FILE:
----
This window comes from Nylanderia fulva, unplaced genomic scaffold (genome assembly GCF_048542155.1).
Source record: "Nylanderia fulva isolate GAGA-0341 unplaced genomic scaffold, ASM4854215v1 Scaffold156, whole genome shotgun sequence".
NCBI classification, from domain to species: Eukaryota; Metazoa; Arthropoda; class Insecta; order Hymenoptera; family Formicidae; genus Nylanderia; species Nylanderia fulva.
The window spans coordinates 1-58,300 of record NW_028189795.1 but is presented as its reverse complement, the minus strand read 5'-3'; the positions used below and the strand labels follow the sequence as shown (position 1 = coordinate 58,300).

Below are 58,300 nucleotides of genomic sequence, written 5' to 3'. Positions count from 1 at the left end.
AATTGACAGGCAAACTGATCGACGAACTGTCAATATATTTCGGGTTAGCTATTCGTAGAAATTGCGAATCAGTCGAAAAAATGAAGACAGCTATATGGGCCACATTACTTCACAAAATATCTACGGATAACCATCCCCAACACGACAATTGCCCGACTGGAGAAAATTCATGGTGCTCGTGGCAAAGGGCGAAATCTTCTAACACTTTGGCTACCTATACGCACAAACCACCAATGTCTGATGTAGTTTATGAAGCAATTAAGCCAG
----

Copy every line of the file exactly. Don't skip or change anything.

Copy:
This window comes from Nylanderia fulva, unplaced genomic scaffold (genome assembly GCF_048542155.1).
Source record: "Nylanderia fulva isolate GAGA-0341 unplaced genomic scaffold, ASM4854215v1 Scaffold156, whole genome shotgun sequence".
NCBI classification, from domain to species: Eukaryota; Metazoa; Arthropoda; class Insecta; order Hymenoptera; family Formicidae; genus Nylanderia; species Nylanderia fulva.
The window spans coordinates 1-58,300 of record NW_028189795.1 but is presented as its reverse complement, the minus strand read 5'-3'; the positions used below and the strand labels follow the sequence as shown (position 1 = coordinate 58,300).

Below are 58,300 nucleotides of genomic sequence, written 5' to 3'. Positions count from 1 at the left end.
AATTGACAGGCAAACTGATCGACGAACTGTCAATATATTTCGGGTTAGCTATTCGTAGAAATTGCGAATCAGTCGAAAAAATGAAGACAGCTATATGGGCCACATTACTTCACAAAATATCTACGGATAACCATCCCCAACACGACAATTGCCCGACTGGAGAAAATTCATGGTGCTCGTGGCAAAGGGCGAAATCTTCTAACACTTTGGCTACCTATACGCACAAACCACCAATGTCTGATGTAGTTTATGAAGCAATTAAGCCAG